A still from 'The Painted Bird.' (PubRes/File)
A searing adaptation of one of most controversial books about the Holocaust divided critics at the Venice film festival Wednesday, with some fighting each other in the dark to get out of its first screening.
"The Painted Bird", based on Jerzy Kosinski's highly contentious 1965 novel about a Jewish boy surviving the worst human nature can inflict on him in an unnamed Eastern European country, was hailed as a masterpiece by some and an unwatchable ordeal by others.
But its staggering central performance from nine-year-old Czech Roma boy Petr Kotlar -- who witnesses a panoply of depravity from incest, bestiality and rape to mutilation and murder -- has had co-stars Harvey Keitel and Stellan Skarsgard as well as the critics in raptures.
That did not stop some running for the exits at its first screening.
In the very first scene, the boy's pet ferret is taken from him by boorish peasants and burned alive.
The Hollywood Reporter called the black-and-white epic "heart-wrenching... and the ideal film treatment" of the novel, which itself sparked outrage in Kosinski's native Poland when the writer first hinted that the story was autobiographical.
The Guardian's Xan Brooks also heaped praise on Czech director Vaclav Marhoul for "never putting a foot wrong", adding: "One day they'll make a film about the first public screening" at Venice.
"It will feature the man who fell full-length on the steps in his effort to escape and the well-dressed woman who became so frantic to get out that she hit the stranger in the next seat," he wrote.
"The centrepiece will be the moment 12 viewers broke for the doors only to discover that the exit had been locked," he added.
Brooks declared the film "a monumental piece of work and one I'm deeply glad to have seen. I can also say I hope to never cross its path again."
Deborah Young of The Hollywood Reporter also hailed it, but warned that it was an "emotional three-hour punch in the stomach".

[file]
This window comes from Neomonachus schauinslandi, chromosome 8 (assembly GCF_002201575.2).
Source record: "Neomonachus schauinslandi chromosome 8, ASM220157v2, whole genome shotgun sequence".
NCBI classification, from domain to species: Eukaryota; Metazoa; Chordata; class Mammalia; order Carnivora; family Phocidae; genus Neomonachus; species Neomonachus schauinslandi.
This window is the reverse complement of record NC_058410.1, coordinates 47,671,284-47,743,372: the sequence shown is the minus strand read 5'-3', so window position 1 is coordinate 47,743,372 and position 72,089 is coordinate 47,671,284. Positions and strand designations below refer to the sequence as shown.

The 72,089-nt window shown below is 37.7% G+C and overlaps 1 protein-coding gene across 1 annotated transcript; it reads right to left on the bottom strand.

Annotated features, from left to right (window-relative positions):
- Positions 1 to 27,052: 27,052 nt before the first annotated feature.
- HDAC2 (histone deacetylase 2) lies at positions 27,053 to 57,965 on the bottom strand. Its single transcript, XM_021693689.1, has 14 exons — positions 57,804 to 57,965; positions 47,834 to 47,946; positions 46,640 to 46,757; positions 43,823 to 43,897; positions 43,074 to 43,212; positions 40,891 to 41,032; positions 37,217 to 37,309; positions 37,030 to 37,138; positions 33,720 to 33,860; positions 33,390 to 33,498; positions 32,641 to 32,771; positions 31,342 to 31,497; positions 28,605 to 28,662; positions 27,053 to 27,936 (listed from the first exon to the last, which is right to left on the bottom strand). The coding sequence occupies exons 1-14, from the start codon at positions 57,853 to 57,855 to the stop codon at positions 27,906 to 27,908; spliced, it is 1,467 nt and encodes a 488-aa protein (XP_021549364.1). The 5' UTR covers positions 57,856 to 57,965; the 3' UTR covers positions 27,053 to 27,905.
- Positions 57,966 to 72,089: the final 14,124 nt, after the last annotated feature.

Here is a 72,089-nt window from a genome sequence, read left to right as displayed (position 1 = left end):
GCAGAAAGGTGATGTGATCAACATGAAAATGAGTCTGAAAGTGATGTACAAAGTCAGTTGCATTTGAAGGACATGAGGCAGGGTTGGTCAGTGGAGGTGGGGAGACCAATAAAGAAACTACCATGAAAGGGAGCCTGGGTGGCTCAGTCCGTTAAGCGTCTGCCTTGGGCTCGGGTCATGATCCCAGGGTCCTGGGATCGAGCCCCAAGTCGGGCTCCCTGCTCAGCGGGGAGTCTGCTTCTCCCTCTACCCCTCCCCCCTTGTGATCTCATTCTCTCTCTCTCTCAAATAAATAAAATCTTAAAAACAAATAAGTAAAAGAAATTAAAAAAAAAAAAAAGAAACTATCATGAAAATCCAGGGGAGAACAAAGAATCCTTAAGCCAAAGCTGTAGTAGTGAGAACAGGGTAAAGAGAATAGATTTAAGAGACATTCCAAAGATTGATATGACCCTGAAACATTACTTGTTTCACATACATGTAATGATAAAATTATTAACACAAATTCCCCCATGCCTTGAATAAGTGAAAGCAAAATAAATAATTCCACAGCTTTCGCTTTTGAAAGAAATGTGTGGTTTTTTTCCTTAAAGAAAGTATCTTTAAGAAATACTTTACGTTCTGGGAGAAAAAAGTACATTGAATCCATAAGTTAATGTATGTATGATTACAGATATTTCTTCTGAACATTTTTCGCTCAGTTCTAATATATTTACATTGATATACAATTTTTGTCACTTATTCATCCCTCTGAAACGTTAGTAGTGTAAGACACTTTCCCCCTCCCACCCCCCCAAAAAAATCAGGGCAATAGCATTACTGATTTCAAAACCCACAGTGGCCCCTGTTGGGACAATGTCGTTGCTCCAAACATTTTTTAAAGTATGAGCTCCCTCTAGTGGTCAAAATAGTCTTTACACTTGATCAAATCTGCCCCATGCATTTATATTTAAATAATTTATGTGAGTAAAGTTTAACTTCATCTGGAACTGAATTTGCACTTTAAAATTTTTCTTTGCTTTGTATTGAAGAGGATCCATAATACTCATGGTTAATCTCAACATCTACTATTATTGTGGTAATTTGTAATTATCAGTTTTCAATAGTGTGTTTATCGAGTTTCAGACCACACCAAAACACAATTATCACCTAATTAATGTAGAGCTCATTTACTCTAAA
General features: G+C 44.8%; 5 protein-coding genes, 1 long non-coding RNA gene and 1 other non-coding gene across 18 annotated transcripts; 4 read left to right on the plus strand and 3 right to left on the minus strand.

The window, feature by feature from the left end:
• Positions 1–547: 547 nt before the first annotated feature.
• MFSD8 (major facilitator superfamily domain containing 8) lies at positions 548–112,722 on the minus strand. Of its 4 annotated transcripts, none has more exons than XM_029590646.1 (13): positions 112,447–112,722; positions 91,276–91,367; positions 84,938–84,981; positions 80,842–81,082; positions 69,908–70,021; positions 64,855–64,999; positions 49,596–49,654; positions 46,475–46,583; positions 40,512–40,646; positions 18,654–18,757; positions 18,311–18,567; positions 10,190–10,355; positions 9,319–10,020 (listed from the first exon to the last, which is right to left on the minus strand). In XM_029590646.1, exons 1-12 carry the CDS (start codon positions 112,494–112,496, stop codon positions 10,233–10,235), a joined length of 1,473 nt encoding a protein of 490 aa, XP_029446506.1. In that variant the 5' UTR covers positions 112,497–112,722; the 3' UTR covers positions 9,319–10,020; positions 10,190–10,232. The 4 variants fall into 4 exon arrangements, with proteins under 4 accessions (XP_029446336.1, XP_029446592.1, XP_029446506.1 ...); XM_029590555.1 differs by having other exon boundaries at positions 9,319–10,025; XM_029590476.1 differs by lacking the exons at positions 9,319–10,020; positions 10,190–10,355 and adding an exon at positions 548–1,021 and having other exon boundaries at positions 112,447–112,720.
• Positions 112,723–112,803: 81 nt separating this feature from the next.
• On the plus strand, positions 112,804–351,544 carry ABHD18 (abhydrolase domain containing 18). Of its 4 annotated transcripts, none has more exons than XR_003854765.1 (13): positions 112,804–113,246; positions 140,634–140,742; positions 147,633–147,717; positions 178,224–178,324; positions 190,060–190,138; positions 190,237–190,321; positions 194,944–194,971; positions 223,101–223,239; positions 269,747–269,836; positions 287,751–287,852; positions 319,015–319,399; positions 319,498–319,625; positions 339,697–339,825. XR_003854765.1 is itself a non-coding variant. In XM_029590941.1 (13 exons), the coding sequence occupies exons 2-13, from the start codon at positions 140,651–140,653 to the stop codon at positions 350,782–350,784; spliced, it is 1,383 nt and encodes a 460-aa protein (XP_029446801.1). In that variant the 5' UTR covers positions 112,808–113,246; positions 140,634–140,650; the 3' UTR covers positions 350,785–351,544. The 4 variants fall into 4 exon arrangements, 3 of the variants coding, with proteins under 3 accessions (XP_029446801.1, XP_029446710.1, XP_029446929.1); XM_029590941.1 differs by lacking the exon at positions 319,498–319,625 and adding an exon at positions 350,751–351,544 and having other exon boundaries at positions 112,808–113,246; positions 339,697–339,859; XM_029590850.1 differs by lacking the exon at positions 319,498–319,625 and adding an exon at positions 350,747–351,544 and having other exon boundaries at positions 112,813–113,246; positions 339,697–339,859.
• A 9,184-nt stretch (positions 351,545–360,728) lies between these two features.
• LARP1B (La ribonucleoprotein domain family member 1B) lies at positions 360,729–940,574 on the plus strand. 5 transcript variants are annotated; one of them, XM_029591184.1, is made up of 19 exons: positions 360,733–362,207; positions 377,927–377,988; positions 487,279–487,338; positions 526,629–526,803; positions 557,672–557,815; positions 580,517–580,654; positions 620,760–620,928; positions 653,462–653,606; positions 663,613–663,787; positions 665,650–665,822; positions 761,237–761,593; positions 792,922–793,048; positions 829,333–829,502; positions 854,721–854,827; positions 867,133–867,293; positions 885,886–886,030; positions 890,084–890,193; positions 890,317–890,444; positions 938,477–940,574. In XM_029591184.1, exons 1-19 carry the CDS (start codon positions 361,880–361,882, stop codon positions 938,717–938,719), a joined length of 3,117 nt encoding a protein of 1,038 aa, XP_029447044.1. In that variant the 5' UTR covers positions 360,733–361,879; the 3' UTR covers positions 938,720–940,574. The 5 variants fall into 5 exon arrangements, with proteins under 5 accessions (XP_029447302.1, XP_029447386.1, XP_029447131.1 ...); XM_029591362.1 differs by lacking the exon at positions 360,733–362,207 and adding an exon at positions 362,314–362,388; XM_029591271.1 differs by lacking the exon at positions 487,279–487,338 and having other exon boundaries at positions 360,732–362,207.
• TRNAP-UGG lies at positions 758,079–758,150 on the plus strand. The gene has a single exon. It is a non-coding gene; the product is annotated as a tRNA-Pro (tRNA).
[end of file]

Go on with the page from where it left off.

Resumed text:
Marhoul defended the unremitting darkness of his adaptation -- which has a happy ending, of sorts -- insisting that "only in darkness can we see light. Shining through all the horrors is, for me, hope and love."
He said the film was a warning of what can happen when Europe turns inward as it was doing now, drawing a parallel between the attitudes to migrant children fleeing wars in Syria, Libya and Afghanistan and the rejection and abuse his hero suffers.
"Bad times are coming to Europe," he told reporters.
"Looking at the populists who are running so many European countries at the moment like Hungary, Poland, Russia, in the Czech Republic too and of course the US."
Marhoul said the film took 11 years to make.
"I didn't know when I started that this story would become much more accented by what happened in Europe three years ago, when so many people came here to save their lives," he said.
Because of the fury Kosinski sparked in Poland, the director decided to have most of the film's sparse dialogue in Slavic Esperanto "so no nation would be associated with villagers" who mistreat the boy and hand him over to the Nazis.
Despite being accused of plagiarizing other Polish books, Kosinski's novel is still seen by many as a classic.
"When Kosinski said it was his autobiographical story he was lying," Marhoul said.
"In fact he spent the World War II with his parents among Polish villagers. And those villagers tried to save them... That's not a big problem for the book (because it is fiction). But many people in Poland still think this book is about them."
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